Monica Lewinsky details mental health issues she suffered in Clinton scandal

Lewinsky, a former White House intern, told CNN’s David Axelrod in an episode of the “The Ax Files” podcast released Thursday that the investigation into the scandal, which has captured the nation’s attention for years and ultimately led to Clinton’s impeachment, made her suicidal. ideations.

“I just didn’t see a way out. And I thought maybe that was the solution,” she said, explaining how she asked the lawyers working for the independent lawyer of the time, Ken Starr, what would happen if she died.

Now, she said, she looks back on her experience and asks, “How was there no protocol? »Face a situation like his. “This is a time when you’re supposed to bring in a psychologist or, you know, something,” she said.

Lewinsky’s comments come as renewed attention is given to the affair she had with Clinton at the age of 22 while serving in his administration. The twists and turns of the scandal are staged in “Impeachment: American Crime Story”, a new FX series for which Lewinsky is a producer.

Lewinsky told Axelrod that after Starr, who had also investigated other issues related to Clinton, began investigating the case, she began seeing a forensic psychiatrist, a decision that helped her go through the ordeal.

“I think a lot of people who’ve had thoughts of suicide find themselves in a moment where it’s right – it’s a moment of grace, like, you know, two roads diverged in the woods,” he said. she declared. “And the forensic psychiatrist picked up the phone. And so I was, you know, pretty, pretty lucky.”

In a 2014 essay published in Vanity FairLewinsky said she never attempted suicide but had “strong suicidal temptations on several occasions during the investigation and a period or two after”.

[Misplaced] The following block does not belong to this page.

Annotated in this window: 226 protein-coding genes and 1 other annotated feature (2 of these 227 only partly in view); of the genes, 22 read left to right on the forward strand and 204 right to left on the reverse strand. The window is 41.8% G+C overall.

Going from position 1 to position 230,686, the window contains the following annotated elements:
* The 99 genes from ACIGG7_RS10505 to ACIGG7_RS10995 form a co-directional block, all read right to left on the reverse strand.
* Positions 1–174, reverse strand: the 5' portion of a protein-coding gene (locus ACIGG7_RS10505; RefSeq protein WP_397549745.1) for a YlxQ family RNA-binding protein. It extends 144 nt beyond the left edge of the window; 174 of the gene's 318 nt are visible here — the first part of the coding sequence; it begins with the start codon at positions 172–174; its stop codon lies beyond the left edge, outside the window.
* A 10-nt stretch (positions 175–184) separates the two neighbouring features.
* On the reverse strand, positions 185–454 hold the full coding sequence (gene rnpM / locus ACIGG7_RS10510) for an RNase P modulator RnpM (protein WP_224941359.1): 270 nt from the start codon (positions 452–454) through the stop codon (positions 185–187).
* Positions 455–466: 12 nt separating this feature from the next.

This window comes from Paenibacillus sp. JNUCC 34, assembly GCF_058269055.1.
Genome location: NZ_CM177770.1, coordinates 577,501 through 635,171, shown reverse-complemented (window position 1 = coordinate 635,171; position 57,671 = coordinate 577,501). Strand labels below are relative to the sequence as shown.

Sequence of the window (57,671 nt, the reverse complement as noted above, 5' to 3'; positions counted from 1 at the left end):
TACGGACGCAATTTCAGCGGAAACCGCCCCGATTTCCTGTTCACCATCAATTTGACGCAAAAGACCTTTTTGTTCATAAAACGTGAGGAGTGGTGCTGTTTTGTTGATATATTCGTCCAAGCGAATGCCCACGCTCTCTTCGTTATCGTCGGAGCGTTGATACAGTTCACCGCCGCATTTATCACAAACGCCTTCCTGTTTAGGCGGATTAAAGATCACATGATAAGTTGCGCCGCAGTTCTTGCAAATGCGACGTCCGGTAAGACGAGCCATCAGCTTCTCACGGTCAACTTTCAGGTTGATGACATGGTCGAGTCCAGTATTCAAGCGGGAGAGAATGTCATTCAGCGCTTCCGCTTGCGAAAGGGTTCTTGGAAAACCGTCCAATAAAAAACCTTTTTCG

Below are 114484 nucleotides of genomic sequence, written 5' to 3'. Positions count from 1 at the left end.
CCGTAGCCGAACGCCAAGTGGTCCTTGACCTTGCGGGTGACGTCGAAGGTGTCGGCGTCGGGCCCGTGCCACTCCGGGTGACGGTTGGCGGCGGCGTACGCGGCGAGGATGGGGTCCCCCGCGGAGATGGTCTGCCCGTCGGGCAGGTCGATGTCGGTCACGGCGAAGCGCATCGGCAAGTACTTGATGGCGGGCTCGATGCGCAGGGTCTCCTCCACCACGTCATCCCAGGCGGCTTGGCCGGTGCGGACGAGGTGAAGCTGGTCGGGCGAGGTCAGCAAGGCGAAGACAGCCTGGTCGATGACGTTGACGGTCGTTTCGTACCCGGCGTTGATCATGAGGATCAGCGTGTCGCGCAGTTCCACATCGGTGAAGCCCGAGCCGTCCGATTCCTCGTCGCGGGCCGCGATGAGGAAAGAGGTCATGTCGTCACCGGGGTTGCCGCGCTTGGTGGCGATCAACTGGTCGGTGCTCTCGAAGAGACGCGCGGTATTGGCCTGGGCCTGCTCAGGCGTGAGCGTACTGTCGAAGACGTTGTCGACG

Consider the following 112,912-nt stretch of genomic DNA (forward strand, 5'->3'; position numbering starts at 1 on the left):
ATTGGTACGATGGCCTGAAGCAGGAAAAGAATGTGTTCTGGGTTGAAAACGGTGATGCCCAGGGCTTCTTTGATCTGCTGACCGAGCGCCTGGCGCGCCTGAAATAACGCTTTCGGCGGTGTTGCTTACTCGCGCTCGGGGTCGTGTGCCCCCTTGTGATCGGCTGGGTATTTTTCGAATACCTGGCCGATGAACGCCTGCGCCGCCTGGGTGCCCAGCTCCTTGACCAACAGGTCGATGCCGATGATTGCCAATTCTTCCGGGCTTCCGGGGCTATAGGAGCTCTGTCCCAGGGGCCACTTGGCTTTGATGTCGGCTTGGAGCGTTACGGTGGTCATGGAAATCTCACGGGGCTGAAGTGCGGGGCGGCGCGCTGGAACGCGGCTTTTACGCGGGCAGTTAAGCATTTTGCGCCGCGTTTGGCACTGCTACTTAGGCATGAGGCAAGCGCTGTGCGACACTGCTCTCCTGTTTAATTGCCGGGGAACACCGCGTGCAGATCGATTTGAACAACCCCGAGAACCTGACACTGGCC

Lewinsky, who in recent years has spoken publicly about how her outlook on the affair changed during the #MeToo movement and how she fought for years to have her life defined by the affair, told Axelrod that her work on the new series has helped her. efforts to recover its history.

“My story was stolen and then I lost it trying to back down, trying to run away from everything that had happened for many years,” she said, adding that part of the “job “she had to do was accept that she would. having to face his past.

“This story is about real people and I’m involved in it, but it’s also something bigger. It reflects something bigger in our society. And so, as our society changes, this story feels relevant in different ways, ”Lewinsky said. .

Clinton said in a documentary released last year that he felt “terrible” that the case had “unfairly” defined Lewinsky’s life. His impeachment, which was caused by his lying about the relationship during a deposition, ultimately ended in an acquittal by the Senate.
Editor’s Note: If you or a loved one has considered killing yourself, call National lifeline for suicide prevention at 1-800-273-8255 or text TALK at 741741. The International Association for Suicide Prevention and Befrienders around the world also provide contact details for crisis centers around the world.
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